Health
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Yellowknife

YK would be ‘in same jam’ over births even with midwives, says minister



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The Northwest Territories’ health minister says filling Yellowknife midwifery vacancies would be no solution to the city’s birthing crisis.

Four midwives were supposed to be hired this year after the territory freed up hundreds of thousands of dollars in funding, but two positions were only just advertised and two others won’t be filled until next year.

Meanwhile, the city’s Stanton Territorial Hospital has closed labour and delivery services from December until at least February because there are not enough obstetrics nurses available. Around 120 affected families must fly south for weeks at a time instead.

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The territory’s midwives’ association has criticized the delay in filling the four vacancies.

Association president Heather Heinrichs told Cabin Radio: “Having midwives working in Yellowknife could reduce the strain of this staffing shortage on the nurses … potentially meaning that folks wouldn’t be forced to leave their communities for birth.”

But health minister Julie Green said on Thursday that hiring the midwives would not solve the broader problem.

“The scope of practice for midwives is different than it is for obstetric nurses,” Green told Great Slave MLA Katrina Nokleby in the legislature.

“Even had the midwifery positions been available for advertisement and if we have been fortunate enough to fill them at that time, we would still be in the same jam we are today with a shortage of obstetric nurses.

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“So they are a valuable component of the suite of services that are provided to people giving birth, but they are not interchangeable.”

Nokleby had asked Green why the positions remained unfilled and what led to the delay, questions the minister did not answer.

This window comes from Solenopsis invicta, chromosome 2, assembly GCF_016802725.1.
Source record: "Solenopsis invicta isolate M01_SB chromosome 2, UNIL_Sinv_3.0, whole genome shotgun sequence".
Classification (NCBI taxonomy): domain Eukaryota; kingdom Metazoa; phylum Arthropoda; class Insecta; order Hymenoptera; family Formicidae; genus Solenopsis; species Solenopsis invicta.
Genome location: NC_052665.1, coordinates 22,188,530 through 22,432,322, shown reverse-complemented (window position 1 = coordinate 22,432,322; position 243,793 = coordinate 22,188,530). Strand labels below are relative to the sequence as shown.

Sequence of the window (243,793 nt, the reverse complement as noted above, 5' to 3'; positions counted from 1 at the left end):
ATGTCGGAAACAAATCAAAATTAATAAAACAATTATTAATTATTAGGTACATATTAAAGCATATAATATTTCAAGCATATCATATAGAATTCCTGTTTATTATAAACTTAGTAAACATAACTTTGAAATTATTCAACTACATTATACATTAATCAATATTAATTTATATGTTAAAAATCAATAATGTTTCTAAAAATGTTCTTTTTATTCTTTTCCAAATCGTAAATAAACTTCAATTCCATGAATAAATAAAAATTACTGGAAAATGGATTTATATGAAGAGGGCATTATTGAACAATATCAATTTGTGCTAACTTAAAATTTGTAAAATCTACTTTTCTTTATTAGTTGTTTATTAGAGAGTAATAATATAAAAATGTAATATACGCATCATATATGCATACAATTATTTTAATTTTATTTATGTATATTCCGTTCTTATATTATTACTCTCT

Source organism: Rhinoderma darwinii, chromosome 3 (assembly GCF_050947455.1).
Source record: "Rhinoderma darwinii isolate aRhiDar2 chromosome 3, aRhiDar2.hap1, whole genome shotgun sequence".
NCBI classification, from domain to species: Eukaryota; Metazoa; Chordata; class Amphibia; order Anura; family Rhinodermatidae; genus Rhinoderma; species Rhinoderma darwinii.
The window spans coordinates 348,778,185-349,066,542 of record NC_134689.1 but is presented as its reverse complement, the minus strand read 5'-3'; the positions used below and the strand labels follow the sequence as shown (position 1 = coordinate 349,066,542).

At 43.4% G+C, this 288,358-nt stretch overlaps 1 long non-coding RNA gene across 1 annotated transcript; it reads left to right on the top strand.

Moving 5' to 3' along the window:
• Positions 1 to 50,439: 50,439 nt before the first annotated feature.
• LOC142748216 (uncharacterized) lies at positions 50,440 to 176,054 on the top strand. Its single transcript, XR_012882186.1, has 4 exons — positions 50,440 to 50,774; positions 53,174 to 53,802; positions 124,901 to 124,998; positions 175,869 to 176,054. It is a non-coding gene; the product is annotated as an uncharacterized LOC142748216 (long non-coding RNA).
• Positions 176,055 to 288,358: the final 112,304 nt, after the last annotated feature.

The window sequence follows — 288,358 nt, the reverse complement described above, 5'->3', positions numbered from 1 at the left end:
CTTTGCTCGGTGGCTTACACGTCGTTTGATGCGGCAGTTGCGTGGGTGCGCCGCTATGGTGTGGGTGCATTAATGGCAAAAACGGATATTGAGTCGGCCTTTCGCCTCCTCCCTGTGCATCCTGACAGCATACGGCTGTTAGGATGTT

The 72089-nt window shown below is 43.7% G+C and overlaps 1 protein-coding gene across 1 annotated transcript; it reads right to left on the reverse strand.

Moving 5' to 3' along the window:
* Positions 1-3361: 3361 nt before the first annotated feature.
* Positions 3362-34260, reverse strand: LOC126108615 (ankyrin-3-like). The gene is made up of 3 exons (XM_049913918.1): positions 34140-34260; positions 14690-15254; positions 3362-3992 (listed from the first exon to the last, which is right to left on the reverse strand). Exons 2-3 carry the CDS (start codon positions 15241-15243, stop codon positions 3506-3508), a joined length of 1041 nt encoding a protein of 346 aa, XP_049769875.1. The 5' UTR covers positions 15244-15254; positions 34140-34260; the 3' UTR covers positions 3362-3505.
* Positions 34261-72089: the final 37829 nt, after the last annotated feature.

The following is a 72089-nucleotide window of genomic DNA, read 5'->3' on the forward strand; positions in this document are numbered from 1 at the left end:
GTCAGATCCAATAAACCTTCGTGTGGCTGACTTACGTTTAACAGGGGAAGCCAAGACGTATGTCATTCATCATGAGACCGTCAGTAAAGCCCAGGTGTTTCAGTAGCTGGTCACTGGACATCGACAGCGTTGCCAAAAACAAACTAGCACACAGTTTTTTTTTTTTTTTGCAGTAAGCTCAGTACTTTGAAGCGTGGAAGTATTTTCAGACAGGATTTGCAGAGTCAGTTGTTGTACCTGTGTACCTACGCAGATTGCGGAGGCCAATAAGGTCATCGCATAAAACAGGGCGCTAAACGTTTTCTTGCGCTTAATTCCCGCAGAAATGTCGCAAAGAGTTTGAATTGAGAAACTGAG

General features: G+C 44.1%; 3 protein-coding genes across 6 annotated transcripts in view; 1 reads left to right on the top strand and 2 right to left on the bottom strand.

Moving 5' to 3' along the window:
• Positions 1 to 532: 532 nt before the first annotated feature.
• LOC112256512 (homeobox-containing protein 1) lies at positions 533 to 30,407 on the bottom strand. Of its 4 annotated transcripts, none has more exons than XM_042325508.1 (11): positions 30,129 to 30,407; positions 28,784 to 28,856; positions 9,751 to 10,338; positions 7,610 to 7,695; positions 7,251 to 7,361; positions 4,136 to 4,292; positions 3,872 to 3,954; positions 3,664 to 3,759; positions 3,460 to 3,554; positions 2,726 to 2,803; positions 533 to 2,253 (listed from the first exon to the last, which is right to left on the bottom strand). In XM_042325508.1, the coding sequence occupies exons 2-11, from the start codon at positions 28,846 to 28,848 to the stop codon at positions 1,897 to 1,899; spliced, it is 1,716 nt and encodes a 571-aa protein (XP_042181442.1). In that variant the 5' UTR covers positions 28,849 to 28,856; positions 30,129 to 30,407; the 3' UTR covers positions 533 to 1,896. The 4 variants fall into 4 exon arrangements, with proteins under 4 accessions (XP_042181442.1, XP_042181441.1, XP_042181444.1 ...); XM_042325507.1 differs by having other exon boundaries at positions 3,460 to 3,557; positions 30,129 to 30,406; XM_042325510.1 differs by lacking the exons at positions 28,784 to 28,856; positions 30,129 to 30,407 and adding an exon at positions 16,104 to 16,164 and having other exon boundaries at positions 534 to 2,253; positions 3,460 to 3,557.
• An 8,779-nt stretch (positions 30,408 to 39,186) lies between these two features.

Why midwife positions created from the same funding in Hay River and Fort Smith were filled this summer but two Yellowknife positions were only just advertised, and two more won’t appear for months, remains unclear.

“One hundred and twenty NWT and Nunavut individuals and families are being evacuated south because of the obstetrics closure … during a global pandemic,” Nokleby had said earlier on Thursday afternoon, “compromising our health and safety because of a nurses’ shortage.”

Referring to a government commitment to increase the number of healthcare workers in the territory, she added: “It is a nurses’ shortage the minister should have been aware of before last Friday, considering we’ve been discussing this for two years now and felt it was important enough to include in the mandate of the 19th Assembly.”

After initially stating they needed to hear from workers, ministers now insist they are well aware of problems recruiting and retaining healthcare staff and are working on solutions.

On Thursday, finance minister Caroline Wawzonek said work was happening “in real time” to find ways of addressing the cratering morale in some quarters of the public service. The Union of Northern Workers said it was “happy to sit down” and discuss options like Covid-19 hazard pay or retention bonuses.

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